Code is Poetry. This is part of the WordPress philosophy. As a coder and a poet, I have always loved this phrase. I decided to turn this phrase around and ask, Can I make poetry with code? Could I make a bot that could write original poetry? I created an experiment to find out.
First off, I knew that if my bot was to learn to write poetry, it first had to read poetry. In 2017, authors used WordPress to publish over half a million posts tagged as poetry. I reached out to some prolific poets sharing their work with WordPress and asked if they’d be willing to collaborate with me on a fun experiment: would they allow my bot to read their work so that it could learn about poetic form and structure, so that it might learn to write its own poetry? Special thanks to these intrepid writers who collaborated for the sake of science!
- O at the Edges – Robert Okaji
- Wolff Poetry – Linda J. Wolff
- Poetry, Short Prose and Walking – Frank Hubeny
- Perspectives on Life, the Universe and Everything – Aurangzeb Bozdar
What is an LSTM and how does it generate text?
I built my bot using a type of neural network called an LSTM, or Long Short Term Memory network.
A neural network uses layers to break down a problem into a series of smaller problems. For instance, suppose you were training a neural network to recognize a square. One layer might be responsible for identifying right angles, and another might recognize parallel lines. Both of these qualities must be present in order for the image to be a square. The neural network learns the qualities necessary by training on millions of images of squares. It learns what aspects of the image are important to recognizing a square, and those that aren’t.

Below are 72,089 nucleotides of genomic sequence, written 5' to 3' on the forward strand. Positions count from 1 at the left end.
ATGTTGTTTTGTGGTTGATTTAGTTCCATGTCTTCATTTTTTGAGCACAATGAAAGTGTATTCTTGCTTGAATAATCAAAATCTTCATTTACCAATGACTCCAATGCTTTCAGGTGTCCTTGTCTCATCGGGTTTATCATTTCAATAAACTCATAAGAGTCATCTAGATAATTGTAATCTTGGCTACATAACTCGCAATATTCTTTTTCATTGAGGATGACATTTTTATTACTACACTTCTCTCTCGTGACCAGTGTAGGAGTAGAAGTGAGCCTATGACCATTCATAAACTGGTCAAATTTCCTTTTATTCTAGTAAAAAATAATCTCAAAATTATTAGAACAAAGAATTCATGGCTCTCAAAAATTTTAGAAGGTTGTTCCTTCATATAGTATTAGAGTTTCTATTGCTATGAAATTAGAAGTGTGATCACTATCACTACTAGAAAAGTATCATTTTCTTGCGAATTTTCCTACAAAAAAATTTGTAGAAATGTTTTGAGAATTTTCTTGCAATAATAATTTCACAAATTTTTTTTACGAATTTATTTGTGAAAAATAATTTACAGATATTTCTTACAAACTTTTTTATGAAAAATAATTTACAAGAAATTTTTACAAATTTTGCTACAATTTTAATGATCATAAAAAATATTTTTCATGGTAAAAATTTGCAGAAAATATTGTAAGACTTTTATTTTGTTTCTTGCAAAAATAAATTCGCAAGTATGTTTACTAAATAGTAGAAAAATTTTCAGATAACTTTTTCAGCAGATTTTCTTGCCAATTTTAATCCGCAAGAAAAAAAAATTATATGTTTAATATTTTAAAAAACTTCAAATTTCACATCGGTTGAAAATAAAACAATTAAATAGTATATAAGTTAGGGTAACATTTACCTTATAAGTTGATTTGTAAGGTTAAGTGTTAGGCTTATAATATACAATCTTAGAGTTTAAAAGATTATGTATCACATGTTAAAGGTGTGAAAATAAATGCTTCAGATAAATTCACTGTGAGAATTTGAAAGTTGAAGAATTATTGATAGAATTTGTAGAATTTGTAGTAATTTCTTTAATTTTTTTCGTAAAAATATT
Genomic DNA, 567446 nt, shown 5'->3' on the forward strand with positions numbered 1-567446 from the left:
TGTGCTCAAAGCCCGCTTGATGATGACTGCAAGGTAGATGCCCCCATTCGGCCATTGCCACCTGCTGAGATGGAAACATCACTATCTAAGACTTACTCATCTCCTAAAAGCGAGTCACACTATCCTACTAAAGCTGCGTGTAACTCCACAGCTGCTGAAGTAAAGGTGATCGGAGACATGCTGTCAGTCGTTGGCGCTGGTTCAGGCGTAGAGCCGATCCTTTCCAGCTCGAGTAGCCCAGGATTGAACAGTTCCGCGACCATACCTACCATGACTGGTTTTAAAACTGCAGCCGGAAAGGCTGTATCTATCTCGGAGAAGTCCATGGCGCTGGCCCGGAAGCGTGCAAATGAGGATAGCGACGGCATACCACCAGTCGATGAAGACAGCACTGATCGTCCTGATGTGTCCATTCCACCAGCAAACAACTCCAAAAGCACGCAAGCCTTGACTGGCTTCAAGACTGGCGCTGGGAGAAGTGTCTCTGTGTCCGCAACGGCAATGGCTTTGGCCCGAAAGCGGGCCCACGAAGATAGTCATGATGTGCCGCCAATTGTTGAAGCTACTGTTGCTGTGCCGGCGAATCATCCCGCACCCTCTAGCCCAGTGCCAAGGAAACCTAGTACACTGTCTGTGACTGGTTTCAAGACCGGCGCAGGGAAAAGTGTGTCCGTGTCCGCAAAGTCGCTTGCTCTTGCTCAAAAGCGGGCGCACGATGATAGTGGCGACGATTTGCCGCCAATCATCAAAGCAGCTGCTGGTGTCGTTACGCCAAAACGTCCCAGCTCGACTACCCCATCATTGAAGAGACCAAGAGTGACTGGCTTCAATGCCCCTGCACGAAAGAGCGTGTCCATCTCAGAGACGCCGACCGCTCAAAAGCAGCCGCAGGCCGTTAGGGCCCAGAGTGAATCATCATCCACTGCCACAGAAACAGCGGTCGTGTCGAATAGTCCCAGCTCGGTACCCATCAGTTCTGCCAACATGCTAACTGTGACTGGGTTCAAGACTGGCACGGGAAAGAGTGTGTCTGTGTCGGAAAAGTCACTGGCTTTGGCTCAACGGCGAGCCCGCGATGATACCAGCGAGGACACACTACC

Now suppose you are using a neural network to predict the next letter in this sequence:
As a human, this task is pretty straightforward. Chances are, you guessed e, but I’ll bet that, if you are an English speaker, you didn’t guess q. That’s because you’ve learned that th is not followed by q in the English language. The preceding letters are extremely relevant to predicting what comes next. An LSTM can “remember” its previous state to inform its current decision. For a more in-depth explanation of how an LSTM works, check out this excellent post by Chris Olah, of Google Brain.
Like many LSTM text-generation examples, my bot generates text by producing one character at a time. So to put words together in any meaningful fashion, it must first learn how to make words. To achieve this, it needs millions of example sequences that contain valid words. It’s a good thing WordPress.com has plenty of poetry!
Preparing the data set
I started by pulling all of the poetry from the sites listed above from our Elasticsearch index. I stripped out everything but the text of the poem, using a very simple rule, based on the number of words per
\n character. If a block of text contains many words but few
\n characters, this is likely to be a collection of one or more paragraphs. However, a block of text with words spread across many lines is more likely to be a poem. This is a simplistic method, for sure, and I can think of plenty of great poems that would fail this test! But for the purposes of this experiment I was specifically interested in whether the LSTM could learn about structure, like line breaks and stanzas, and other poetic devices such as rhyme, assonance, consonance, and alliteration. So, restricting the training data to fairly structured poetry made sense.
Once a block of text was determined to be a poem, I wrote it out to a text file, prefixing it with
++++\n to indicate the start of a new poem. This resulted in about 500KB of training data. Usually, I try to use at least 1MB of text to train an LSTM, so I needed to find more poetry! To supplement the featured poets, I used a random sample of public posts tagged poetry published in the last year. This is similar to what you might discover if you follow the poetry tag in the WordPress.com Reader. I limited the random poetry to one post per author.
Training the LSTM network